Subject: My attempt to engage President on Balibo - Shirley Shackleton
My attempt to engage President on Balibo
March 13, 2010
THIS week during the first Australian visit of Indonesian President Susilo Bambang Yudhoyono, I was confident for the first time in my activist life. On matters to do with East Timor, I usually feel I am walking into a black hole with no idea of what I will be able to achieve, if anything, but this time I was spoilt for choice by senators Bob Brown and Nick Xenophon, whose support proved to be formidable and successful beyond all expectations.
I wanted to ask the President, by means of a personal letter, to facilitate the extradition of the alleged murderers of the Balibo five, if the Australian Federal Police and the Director of Public Prosecutions find evidence to back the NSW Deputy Coroner's conclusion that my husband, Greg Shackleton, and his colleagues Gary Cunningham, Tony Stewart, Malcolm Rennie and Brian Peters were murdered in cold blood by Team Susi of the Indonesian Armed Forces to eliminate witnesses to their illegal incursion into what was then Portuguese Timor in 1975.
Here's how my week in Canberra unfolded.
Before the President arrived, there was a series of televised requests asking both leaders to agree to extradite the alleged murderers for trial. This was followed by a news conference with senators Brown and Xenophon in Parliament House on Tuesday. Xenophon invited me to accompany him to the state banquet to welcome the President the following day.
I carried my letter in case there was an opportunity to hand it to him. As lunch was served I was approached by two emissaries who said they were sent by Yudhoyono and he wanted me to know he was sympathetic to me and he was interested to read what I had to say in my letter.
After welcoming the President to Australia and congratulating him on being appointed an Honorary Companion of the Order of Australia, this is what I wrote:
''I am aware of the potential for our two great nations to become true friends but, as everyone knows, we have serious problems to settle, one of which is the atrocity at Balibo which remains a weeping sore.
''It is no use just saying we are friends; we have to be friends and friends do not lie to each other, especially about something as serious as the cold-hearted murder of unarmed civilians.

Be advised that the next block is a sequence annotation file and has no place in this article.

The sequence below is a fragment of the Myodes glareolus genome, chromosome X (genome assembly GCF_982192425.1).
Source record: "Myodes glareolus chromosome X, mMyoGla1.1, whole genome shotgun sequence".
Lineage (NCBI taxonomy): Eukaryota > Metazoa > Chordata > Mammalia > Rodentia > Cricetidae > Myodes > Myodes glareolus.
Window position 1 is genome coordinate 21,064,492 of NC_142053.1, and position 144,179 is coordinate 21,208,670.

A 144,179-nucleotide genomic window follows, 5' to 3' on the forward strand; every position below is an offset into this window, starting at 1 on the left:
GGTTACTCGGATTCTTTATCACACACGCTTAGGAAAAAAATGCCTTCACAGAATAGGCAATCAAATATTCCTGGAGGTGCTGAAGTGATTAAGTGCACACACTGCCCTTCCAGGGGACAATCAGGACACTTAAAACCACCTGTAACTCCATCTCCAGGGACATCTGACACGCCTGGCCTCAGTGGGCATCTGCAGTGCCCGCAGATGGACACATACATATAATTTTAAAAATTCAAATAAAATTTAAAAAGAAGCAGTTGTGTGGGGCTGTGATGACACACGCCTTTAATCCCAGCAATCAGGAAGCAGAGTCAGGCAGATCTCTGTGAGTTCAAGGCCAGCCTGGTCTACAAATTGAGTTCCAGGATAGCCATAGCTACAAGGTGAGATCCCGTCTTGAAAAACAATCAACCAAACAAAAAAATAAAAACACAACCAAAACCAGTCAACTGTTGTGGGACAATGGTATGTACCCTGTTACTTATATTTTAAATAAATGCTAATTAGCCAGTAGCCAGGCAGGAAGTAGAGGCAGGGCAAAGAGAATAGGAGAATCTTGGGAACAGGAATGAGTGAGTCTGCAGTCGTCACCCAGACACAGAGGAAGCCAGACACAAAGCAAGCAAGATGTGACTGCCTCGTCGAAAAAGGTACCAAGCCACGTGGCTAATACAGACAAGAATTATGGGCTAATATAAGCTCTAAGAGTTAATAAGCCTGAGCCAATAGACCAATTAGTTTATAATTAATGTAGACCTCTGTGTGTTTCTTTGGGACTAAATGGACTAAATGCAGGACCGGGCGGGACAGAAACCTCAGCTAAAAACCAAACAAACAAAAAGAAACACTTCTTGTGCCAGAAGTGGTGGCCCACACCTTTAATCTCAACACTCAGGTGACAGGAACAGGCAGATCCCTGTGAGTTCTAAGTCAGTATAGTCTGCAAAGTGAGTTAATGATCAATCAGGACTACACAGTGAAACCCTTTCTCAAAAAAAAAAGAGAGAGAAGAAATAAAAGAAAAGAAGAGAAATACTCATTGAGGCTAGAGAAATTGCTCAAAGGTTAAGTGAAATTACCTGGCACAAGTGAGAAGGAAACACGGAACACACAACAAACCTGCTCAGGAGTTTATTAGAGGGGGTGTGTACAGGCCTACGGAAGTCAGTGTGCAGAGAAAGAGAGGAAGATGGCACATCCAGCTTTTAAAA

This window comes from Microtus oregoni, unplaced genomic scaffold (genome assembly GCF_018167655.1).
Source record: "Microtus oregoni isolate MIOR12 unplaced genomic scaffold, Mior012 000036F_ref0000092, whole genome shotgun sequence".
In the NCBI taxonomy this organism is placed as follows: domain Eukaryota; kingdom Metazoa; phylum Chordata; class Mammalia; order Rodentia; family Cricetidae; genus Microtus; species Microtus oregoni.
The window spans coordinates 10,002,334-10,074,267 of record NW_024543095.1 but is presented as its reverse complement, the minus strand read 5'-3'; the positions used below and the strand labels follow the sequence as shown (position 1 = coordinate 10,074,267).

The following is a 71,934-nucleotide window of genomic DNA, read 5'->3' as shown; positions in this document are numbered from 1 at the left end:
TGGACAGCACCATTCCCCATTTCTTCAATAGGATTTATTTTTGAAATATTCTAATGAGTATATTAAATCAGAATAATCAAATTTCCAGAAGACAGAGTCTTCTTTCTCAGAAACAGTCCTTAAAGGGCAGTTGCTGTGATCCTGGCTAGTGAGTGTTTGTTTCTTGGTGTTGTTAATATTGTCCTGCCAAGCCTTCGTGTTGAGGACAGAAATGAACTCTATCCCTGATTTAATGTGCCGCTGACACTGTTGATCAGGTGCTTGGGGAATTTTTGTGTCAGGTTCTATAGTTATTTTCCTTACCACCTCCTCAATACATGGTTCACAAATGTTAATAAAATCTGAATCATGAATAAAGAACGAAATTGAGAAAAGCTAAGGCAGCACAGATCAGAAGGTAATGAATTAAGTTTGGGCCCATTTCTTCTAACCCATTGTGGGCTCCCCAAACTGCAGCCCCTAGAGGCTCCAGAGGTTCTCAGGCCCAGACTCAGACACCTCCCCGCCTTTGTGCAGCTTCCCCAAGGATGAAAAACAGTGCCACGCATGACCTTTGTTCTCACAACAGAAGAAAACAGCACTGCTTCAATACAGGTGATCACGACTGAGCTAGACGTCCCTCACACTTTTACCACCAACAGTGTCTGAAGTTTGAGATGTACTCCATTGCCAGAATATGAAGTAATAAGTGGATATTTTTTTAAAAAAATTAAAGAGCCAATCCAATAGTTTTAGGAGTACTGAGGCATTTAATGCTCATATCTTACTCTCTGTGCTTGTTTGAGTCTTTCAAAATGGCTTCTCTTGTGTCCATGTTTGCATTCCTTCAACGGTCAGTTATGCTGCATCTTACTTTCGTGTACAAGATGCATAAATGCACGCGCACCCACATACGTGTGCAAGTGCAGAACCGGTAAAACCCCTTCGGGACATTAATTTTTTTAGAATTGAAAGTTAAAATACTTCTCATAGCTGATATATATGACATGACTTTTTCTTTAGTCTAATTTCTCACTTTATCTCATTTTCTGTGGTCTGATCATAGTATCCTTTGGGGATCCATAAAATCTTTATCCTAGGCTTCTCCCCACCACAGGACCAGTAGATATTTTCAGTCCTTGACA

''On that terrible morning when I heard that Greg Shackleton was missing with four other journalists, I feared he was dead.
''My second fear was if my premonition was correct, this would have to be managed very carefully or boys like my eight-year-old son could be fighting Indonesian boys in the future. And then I was forced to witness lies that failed to serve the Indonesian and Australian peoples; on the contrary, they forced us to mistrust one another.
''Unfortunately this is not confined to Australia; in your recent visit to the US, questions were posed to you regarding the shooting of the Australian journalists. I note, however, that at Harvard University you responded to a questioner by promising, 'We will co-operate with Australia because we respect human rights and democracy'.
''I believe it is time to put this atrocity to rest and I am asking you to use this occasion to heal the weeping sore that taints any possibility of respect and true friendship between our two countries by not only sending those accused of the murders to Australia for trial, but to grant me five minutes to plead my case.''
I also sent a second letter to Prime Minister Kevin Rudd regarding the repatriation of the remains of my husband to Australia (I had originally written to Rudd in January but have not received a reply).
I also sought answers to many salient questions. These are just two: Without my permission, the remains of my husband and his colleagues were moved from the original grave in Jakarta's Kebayoran Lama Cemetery in 1979 and were re-interred at the edge of the cemetery down by the railway line. Why was this done?
The new site is a crime scene. Is Australia treating it as a crime scene?
I will continue to request answers as there is no statute of limitations regarding the unsolved crimes against humanity at Balibo.
I have been invited to visit Indonesia to meet the relatives of victims of their own military. I believe I will accept the invitation.
Shirley Shackleton's book The Circle of Silence will be published by Pier Nine in May.